Justice

Exonerations Have Tripled, Yes Tripled, Since 1989. Now What?

It’s an all too common advent of the justice system these days for a prisoner to be found innocent after years––even decades––of wrongful incarceration. And according to a new report, it’s a trend that is on the rise.

Researchers at the National Registry of Exonerations, a database operated by the University of Michigan Law School, found that in 2014, there were 125 exonerations––a 37 percent increase from the previous record of 91 in both 2012 and 2013, and the most single-year exonerations recorded in nearly 16 years. Though the NRE only began tracking data in 1989, the number of exonerations has nearly tripled since then.

Since 1989, when the first DNA evidence tests were used, paving the way for a landmark strategy in determining guilt, the NRE has recorded a total of 1,543 prisoners set free thanks to pardons, retrial acquittals, and new or overlooked evidence.

Analyst read DNA Evidence

“This is such an unknown area; we don’t know how many wrongful convictions there are, we only know what we find,” Maurice Possley, a senior researcher at the NRE, told ATTN:. “And the only ones we really know about in terms of wrongful convictions are the ones that end in exoneration. I’m sure there are more wrongful convictions that don’t end in exoneration for various reasons.”

A large portion of NRE data was found to be linked to a surge in drug case exonerations in Harris County, Texas, but high numbers were recorded in many other states as well; excluding Harris County, there were 91 exonerations, up from 88 in 2012 and 87 in 2013.

But as exoneration numbers rise, are states equipped to provide adequate compensation and restitution?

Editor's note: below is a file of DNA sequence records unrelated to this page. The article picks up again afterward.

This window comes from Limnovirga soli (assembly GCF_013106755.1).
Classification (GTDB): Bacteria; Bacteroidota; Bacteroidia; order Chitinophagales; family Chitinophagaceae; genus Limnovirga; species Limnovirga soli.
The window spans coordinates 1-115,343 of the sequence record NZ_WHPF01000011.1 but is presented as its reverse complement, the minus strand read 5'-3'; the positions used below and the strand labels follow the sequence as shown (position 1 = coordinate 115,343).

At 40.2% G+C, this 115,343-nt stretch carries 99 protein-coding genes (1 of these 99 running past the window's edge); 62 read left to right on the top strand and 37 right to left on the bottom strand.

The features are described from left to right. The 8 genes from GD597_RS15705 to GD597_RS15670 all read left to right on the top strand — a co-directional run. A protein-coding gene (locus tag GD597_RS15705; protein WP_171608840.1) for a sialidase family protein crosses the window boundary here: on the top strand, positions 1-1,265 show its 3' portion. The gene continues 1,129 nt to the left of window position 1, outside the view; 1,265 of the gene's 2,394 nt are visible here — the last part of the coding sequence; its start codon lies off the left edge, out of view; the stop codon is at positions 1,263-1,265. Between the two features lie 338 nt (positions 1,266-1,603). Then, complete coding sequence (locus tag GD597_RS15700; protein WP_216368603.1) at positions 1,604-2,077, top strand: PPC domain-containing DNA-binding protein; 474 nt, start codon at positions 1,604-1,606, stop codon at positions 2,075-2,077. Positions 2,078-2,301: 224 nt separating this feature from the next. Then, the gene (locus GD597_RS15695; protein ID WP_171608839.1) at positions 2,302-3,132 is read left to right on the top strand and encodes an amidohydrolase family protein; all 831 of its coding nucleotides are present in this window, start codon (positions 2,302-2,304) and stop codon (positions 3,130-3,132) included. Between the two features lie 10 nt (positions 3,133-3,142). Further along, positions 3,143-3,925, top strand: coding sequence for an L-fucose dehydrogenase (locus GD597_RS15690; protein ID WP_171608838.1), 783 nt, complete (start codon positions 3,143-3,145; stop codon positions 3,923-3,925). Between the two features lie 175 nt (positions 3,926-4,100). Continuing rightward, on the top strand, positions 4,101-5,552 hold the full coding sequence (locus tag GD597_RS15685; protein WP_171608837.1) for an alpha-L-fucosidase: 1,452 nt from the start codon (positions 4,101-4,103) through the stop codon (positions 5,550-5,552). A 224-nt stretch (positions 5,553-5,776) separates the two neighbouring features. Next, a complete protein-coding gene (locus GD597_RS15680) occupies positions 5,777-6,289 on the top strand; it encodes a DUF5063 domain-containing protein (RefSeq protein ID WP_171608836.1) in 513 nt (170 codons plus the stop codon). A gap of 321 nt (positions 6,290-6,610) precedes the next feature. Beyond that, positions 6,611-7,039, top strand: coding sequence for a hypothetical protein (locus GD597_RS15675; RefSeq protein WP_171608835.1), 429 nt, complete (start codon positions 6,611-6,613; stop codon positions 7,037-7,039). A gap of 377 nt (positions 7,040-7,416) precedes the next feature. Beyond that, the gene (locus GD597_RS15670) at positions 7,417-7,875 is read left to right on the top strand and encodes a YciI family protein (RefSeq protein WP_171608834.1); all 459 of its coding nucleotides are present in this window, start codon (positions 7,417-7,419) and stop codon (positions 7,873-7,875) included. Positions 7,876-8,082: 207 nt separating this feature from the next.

Under law in 30 states, plus the District of Columbia and federal system, wrongfully convicted prisoners who are exonerated are guaranteed restitution for their time spent behind bars. Along with monetary compensation based on a minimum for each year served which varies state-to-state, restitution statutes include financial assistance for basic necessities like food and transportation, help finding affordable housing, physical and mental healthcare provision, skill development, and legal services to obtain public benefits and expunge criminal records.

But even with those statutes in place, large numbers of exonerated inmates still don’t receive promised assistance. According to the Innocence Project, only 57 percent of inmates cleared with DNA evidence receive the compensation they are entitled to. And for the remaining 43 percent, they should be lucky to land in a state with compensation statutes in the first place.

In the other 20 states, exonerated prisoners are not guaranteed any form of compensation for their time spent behind bars.

According to Possey, who worked on the recent NRE report, rising numbers of exonerations are pushing lawmakers to catch up with compensation laws. “More states are establishing compensation statutes or schemes to compensate people,” he told ATTN: in a phone call Tuesday. “Washington passed a law a year and a half ago, [and] Hawaii is contemplating such a law.”

But according to Possey, in many cases, the problem is more systemic. “The point is, even though there are schemes in place, it doesn’t always function quickly, and it sometimes doesn’t function at all.”

Despite the Innocence Protection Act of 2004, a federal law that guarantees prisoners exonerated of federal crimes $50,000 for every year in prison, as well as $100,000 for each year on death row, states continue to lag behind, with few even reaching let alone exceeding federal standards. As a recent LA Times investigation pointed out, compensation payments range from $5,000 per year locked up in Wisconsin, to $80,000 per year in Texas.

The need for states to enact restitution laws is crucial, according to the Innocence Project, especially as evolving criminal justice policies and advanced crime investigation tools proliferate, giving rise to more and more exonerations. Also essential, however, is the reexamining of existing laws to ensure adequate payback for robbing an innocent person of years of life––though in many cases, money can’t buy back that time.

According to Possey, until that time comes, all we can hope for is for a greater awareness. “As more and more exonerations come to light, I think that that demonstrates the people who become Exhibit A to the problem.”

Here Are 10 Things Anyone Can Do To Help Exonerate Innocent People and Prevent Wrongful Convictions.